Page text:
According to Joel Ward, professor of pediatrics at the University of California, Los Angeles (UCLA), and director of the UCLA Center for Vaccine Research, one of the principal investigational sites for the vaccine project, the vaccine has shown promise for use in women but not in men. Although researchers are at a loss to explain the disparity, the health benefits are still extremely significant.

Preventive effects
“Preventing genital herpes infection in women also prevents infection reciprocally in men, of course,” says Ward. The vaccine might also have some preventive effects against HSV-1, as the same glycoprotein used to arouse an immune response is present in both viruses.

Until a viable vaccine is developed, the only prevention methods available include avoiding kissing and sharing food and utensils for oral herpes, and abstinence or using latex barriers during oral sex and intercourse for genital herpes. However, many of those who posted their experiences on the Herpes.com website expressed an abiding sense of optimism that a cure will be developed soon. A 22-year-old man writes, “They’ll have a vaccine or a cure developed soon. With the Human Genome Project opening up possibilities every day, it’s almost ridiculous to assume herpes will be an issue in 25 years.”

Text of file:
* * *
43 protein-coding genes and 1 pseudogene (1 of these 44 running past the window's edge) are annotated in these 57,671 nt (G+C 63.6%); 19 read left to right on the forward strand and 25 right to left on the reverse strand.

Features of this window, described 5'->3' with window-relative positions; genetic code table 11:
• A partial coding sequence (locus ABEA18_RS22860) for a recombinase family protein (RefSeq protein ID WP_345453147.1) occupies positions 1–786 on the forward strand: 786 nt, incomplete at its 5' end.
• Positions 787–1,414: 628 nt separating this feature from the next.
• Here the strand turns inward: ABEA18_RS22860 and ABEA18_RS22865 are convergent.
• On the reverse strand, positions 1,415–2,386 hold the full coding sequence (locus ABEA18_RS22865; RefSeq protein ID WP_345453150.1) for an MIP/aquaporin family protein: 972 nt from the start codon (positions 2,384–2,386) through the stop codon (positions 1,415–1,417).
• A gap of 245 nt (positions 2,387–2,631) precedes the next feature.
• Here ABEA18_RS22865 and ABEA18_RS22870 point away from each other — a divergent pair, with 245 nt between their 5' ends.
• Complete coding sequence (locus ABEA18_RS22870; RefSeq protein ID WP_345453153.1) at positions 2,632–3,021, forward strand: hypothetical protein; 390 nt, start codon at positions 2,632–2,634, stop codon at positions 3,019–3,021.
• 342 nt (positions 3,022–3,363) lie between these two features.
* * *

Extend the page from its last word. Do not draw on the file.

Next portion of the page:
Further reading

    American Social Health Association; www.shastd.org.

    Herpes.com, a resource of Global Health Services, Inc.; www.herpes.com.

    Herpes Help, a resource of GlaxoSmithKline; www.herpeshelp.com.


Christen L. Brownlee is an associate editor of Modern Drug Discovery. Send your comments or questions regarding this article to mdd@acs.org or the Editorial Office by fax at 202-776-8166 or by post at 1155 16th Street, NW; Washington, DC 20036.